If I do not love the world–If I do not love life–If I do not love [people]–I cannot enter into dialogue.  Paulo Freire.

What does it mean to teach with love?

The poet Margaret Atwood has famously said, “The Eskimo has fifty-two names for snow because it is important to them; there ought to be as many for love.”  As it turns out, there aren’t really 52 words for snow, but Atwood’s statement is nonetheless true.  Love has many colors and hues.  There is the love of a parent and child.  The love of a sibling.  The love we feel in an emergency room, worried about a loved one, and the love we feel at a wedding.  There is the love between lovers, the love of long-time friends.  There is the love of a married couple, which can include many of the other kinds of love.

I think we are afraid to talk about love, and I’m not sure why.  Maybe the word just sounds “soft.” Maybe the idea of love makes us more vulnerable than we want to be.  Maybe we just don’t understand it, so we avoid it. Maybe we have been hurt and don’t want to open old wounds. Nonetheless, if we are going to explore healthy relationships, we simply have to suck it up and talk about love, even love at school.

Many teachers I know recognize the importance of love in school.  In my work, I’ve had the  pleasure of talking with hundreds of teachers about their work, and again and again they talk about the primacy of a loving relationship.  Here are just one person’s comments taken from an interview I conducted, but I believe she speaks for many when she talks about how love stands at the heart of her work in schools:

I really came to teaching through the back door, watching what was happening with my kids.  I guess that’s why I became a teacher because watching them I realized that education should be an amazing experience.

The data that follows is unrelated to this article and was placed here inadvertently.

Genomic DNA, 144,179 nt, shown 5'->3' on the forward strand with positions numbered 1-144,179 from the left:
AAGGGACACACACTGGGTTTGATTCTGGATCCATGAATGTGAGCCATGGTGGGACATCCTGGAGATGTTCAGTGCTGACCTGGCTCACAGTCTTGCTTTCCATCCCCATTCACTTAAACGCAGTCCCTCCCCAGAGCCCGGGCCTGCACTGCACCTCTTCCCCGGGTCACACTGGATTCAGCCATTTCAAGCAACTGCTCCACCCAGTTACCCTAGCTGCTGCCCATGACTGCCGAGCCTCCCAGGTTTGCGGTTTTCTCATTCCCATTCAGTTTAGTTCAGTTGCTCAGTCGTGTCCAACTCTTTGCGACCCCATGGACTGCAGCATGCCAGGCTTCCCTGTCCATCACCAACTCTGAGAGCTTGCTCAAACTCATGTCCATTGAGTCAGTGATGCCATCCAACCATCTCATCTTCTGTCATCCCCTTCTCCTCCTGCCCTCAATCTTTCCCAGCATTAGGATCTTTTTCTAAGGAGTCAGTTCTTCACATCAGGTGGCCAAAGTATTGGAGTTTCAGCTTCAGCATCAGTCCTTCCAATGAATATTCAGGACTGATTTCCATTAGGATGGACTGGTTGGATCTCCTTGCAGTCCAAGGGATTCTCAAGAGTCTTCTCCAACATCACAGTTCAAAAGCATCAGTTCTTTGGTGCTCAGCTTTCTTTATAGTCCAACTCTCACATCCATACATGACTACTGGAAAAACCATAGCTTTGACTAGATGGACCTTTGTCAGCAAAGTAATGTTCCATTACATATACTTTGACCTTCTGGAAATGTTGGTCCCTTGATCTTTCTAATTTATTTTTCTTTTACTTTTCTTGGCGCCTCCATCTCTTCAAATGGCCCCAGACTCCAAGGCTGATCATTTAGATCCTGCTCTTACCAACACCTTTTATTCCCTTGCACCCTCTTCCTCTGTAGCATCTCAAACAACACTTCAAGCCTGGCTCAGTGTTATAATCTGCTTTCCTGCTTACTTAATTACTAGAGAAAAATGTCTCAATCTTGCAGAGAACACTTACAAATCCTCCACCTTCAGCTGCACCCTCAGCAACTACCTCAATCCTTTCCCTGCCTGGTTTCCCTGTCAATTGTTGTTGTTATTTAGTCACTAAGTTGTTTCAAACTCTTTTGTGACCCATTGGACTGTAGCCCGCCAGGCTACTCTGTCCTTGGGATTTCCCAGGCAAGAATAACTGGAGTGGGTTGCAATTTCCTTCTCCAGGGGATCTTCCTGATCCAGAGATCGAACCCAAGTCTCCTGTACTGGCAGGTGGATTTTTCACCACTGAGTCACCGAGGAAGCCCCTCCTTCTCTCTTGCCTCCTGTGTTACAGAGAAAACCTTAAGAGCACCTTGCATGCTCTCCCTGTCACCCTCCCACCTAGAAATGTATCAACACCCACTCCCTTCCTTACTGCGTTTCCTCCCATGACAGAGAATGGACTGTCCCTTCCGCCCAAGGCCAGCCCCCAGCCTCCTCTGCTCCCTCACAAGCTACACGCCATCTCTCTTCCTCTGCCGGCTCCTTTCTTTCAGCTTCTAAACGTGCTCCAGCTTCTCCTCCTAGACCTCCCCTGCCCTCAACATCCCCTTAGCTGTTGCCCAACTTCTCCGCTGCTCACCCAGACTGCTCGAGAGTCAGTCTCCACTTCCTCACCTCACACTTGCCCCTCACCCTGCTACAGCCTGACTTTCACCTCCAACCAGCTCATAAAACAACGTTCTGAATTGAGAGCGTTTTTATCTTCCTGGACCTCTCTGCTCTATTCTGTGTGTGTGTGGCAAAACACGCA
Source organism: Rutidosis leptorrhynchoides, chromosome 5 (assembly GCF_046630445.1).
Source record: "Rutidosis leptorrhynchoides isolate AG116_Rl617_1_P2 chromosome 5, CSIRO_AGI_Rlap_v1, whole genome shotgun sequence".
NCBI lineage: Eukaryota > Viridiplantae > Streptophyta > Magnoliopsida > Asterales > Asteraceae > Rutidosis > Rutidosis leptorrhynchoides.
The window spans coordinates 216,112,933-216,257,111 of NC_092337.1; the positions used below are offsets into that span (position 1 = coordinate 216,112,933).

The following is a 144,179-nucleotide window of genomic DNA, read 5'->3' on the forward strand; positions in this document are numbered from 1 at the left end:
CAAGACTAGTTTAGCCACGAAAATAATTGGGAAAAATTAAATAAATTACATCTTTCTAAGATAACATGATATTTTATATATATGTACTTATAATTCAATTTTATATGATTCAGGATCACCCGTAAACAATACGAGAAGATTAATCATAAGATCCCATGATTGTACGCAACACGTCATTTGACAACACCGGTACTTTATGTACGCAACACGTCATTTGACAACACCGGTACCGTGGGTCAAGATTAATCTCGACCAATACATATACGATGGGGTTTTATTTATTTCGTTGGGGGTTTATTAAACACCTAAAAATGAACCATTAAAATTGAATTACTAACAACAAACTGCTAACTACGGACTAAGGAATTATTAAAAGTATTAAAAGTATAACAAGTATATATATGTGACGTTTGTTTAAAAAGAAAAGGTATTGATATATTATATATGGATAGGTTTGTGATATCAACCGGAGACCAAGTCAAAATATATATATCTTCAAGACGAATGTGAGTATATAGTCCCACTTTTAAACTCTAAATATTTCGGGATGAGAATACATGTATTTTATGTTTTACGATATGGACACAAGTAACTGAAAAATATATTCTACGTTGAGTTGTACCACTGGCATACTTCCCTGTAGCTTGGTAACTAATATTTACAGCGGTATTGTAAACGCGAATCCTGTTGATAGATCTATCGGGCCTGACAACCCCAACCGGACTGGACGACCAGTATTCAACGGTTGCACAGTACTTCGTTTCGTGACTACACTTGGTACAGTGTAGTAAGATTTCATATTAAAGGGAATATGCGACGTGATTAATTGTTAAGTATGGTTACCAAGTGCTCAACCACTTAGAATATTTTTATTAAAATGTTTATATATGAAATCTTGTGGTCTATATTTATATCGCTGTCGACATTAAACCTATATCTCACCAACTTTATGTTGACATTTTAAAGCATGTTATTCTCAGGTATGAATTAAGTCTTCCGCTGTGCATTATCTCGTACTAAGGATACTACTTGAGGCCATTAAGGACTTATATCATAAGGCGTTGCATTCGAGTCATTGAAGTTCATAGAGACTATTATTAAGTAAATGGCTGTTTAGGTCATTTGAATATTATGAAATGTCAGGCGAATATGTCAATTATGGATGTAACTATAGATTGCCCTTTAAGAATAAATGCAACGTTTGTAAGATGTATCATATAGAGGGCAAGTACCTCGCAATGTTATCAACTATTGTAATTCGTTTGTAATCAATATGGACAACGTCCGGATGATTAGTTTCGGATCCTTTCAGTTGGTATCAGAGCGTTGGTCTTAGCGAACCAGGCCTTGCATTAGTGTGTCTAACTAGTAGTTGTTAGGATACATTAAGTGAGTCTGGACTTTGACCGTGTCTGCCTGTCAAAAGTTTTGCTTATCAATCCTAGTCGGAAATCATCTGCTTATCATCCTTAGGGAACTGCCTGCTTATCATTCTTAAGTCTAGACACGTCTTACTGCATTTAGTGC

At my school it’s been really wonderful, empowering.  I know I’ve made a difference, and I know I respect the kids that come into my room… to watch how kids have grown, that’s a magical thing to watch.

I feel privileged. I feel that seriously. It’s about the most important work a person can do.  I’m just one of the people who can wake up each morning and say, I love what I do and look forward to what I do.  I feel just really fortunate and it’s wonderful.  I think its critical how I react, and how I support the kids, help create an environment.

They are precious cargo.

This teacher’s comments capture how important it is for us to try and be more loving as educators. One way we can do that is by watching ourselves on recordings. Video helps us see the simple things we do that foster or inhibit emotional connections.  We can see whether we act in ways that destroy connection–rolling our eyes, making sarcastic comments, talking down to students, power tripping, cutting students off, looking uninterested in them.  Just as important, though, we can see the simple actions we do that encourage connection–simple praise, smiles, words of encouragement, simple signs of respect, genuine interest and concern. Then, with a clear picture of what works and what doesn’t, we can work to be more loving.

If we are more loving toward our students, it can only help them and us.  Most likely, it will help us with all of our relationships.  And who wouldn’t want to live in a world that is filled with more love?